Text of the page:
The Syrian Refugee Crisis, which began in 2011, is among the worst since WWII and continues to wreak havoc on the lives of millions of Syrian refugees. Through an ethnographic approach, I examine the wellbeing of Syrian refugees within the chronologies of peace, war, displacement, and resettlement to the United States. Specifically, I focus on the concepts of waiting and liminality to understand the wellbeing and identity of Syrian refugees. My research shows that the refugees’ definition of wellbeing changes during the different phases of peace, war, displacement, and resettlement; ideas of wellbeing are reinforced within each waiting space; and as refugees, Syrians enter into a liminal stage of de-identification and loss of personhood. Nevertheless, they employ diverse strategies to escape each waiting space in an effort to improve wellbeing.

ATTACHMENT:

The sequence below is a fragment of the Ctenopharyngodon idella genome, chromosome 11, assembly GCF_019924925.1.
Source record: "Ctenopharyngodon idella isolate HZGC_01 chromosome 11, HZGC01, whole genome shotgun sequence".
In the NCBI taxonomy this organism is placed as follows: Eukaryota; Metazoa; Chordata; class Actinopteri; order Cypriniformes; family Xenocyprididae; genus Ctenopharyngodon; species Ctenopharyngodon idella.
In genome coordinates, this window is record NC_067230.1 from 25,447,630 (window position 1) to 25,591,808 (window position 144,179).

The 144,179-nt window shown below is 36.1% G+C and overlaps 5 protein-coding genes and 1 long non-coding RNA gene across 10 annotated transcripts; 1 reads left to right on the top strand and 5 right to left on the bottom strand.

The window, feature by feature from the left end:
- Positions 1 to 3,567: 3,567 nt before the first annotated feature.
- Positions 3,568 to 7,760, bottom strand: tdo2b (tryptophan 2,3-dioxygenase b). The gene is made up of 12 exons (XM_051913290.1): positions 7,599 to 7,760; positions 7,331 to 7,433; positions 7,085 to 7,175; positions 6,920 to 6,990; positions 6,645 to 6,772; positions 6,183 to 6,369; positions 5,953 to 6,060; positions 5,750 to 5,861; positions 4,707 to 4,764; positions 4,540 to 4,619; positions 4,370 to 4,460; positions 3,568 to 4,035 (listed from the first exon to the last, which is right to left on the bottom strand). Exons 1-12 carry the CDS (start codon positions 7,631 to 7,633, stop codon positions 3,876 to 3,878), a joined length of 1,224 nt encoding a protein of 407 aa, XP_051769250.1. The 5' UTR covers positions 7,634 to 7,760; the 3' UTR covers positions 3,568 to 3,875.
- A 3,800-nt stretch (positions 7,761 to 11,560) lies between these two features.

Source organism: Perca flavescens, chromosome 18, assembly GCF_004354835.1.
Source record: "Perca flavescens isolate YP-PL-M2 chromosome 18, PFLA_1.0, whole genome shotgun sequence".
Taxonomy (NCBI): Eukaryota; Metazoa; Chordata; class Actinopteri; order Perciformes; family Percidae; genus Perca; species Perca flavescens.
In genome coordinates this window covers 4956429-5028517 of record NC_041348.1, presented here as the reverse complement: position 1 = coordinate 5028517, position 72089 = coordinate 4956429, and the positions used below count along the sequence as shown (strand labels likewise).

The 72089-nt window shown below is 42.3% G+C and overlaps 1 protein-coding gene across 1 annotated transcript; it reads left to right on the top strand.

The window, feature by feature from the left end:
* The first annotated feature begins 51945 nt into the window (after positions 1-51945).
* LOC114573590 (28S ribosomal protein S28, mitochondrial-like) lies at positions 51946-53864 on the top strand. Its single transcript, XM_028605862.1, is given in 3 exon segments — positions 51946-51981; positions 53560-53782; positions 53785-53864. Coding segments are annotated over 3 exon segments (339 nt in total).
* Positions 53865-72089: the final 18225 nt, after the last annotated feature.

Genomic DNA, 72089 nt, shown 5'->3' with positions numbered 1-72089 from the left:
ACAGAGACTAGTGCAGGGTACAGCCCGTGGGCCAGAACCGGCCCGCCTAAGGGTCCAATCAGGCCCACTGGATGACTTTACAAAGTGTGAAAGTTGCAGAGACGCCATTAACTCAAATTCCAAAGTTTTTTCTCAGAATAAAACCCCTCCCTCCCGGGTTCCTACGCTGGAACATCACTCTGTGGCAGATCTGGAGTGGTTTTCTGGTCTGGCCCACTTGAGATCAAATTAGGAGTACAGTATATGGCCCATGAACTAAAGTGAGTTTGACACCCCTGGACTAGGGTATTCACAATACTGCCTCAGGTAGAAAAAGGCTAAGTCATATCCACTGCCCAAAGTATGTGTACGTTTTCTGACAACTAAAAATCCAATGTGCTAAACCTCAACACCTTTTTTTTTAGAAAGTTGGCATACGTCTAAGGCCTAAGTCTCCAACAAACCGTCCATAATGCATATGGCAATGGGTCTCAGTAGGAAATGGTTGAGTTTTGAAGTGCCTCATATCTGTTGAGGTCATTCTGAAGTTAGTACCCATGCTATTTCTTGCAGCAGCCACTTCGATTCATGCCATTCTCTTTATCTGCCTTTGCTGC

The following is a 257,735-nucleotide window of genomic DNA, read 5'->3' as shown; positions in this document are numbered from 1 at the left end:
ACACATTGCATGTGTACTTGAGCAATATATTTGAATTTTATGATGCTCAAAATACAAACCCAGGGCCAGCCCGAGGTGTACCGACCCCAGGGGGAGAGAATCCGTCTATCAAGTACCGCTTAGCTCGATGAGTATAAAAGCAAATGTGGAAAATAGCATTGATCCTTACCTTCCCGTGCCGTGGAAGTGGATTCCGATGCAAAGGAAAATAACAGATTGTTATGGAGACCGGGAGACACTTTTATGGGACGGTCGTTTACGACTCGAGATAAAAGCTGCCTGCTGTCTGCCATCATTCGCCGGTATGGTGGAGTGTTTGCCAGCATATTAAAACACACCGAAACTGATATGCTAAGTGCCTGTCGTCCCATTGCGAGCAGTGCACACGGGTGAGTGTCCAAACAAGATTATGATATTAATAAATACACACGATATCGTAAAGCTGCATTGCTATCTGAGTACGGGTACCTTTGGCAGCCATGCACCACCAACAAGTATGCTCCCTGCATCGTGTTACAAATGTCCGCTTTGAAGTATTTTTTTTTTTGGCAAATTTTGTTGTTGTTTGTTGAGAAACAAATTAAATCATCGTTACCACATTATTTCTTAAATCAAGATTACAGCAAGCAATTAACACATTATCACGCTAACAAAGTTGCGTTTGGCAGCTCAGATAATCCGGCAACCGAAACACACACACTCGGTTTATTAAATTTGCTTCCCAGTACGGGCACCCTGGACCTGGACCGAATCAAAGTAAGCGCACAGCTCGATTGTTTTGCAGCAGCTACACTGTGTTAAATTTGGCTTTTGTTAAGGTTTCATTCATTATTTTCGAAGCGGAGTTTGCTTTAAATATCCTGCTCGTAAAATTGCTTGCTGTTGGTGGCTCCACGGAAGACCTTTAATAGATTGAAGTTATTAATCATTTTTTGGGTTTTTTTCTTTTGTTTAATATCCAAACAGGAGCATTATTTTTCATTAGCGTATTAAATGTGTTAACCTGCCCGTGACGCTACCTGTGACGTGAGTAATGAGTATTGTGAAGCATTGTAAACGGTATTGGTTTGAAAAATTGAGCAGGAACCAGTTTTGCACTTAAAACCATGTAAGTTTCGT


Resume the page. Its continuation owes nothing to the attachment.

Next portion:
|Advisor:||Fleuriet, Kathryn J.|
|Commitee:||Bagheri, Nazgol, Gallagher, Patrick M.|
|School:||The University of Texas at San Antonio|
|School Location:||United States -- Texas|
|Source:||MAI 57/01M(E), Masters Abstracts International|
|Keywords:||Cultural anthropology, Displacement, Forced migration, Medical anthropology, Refugees, Syrian refugee crisis|
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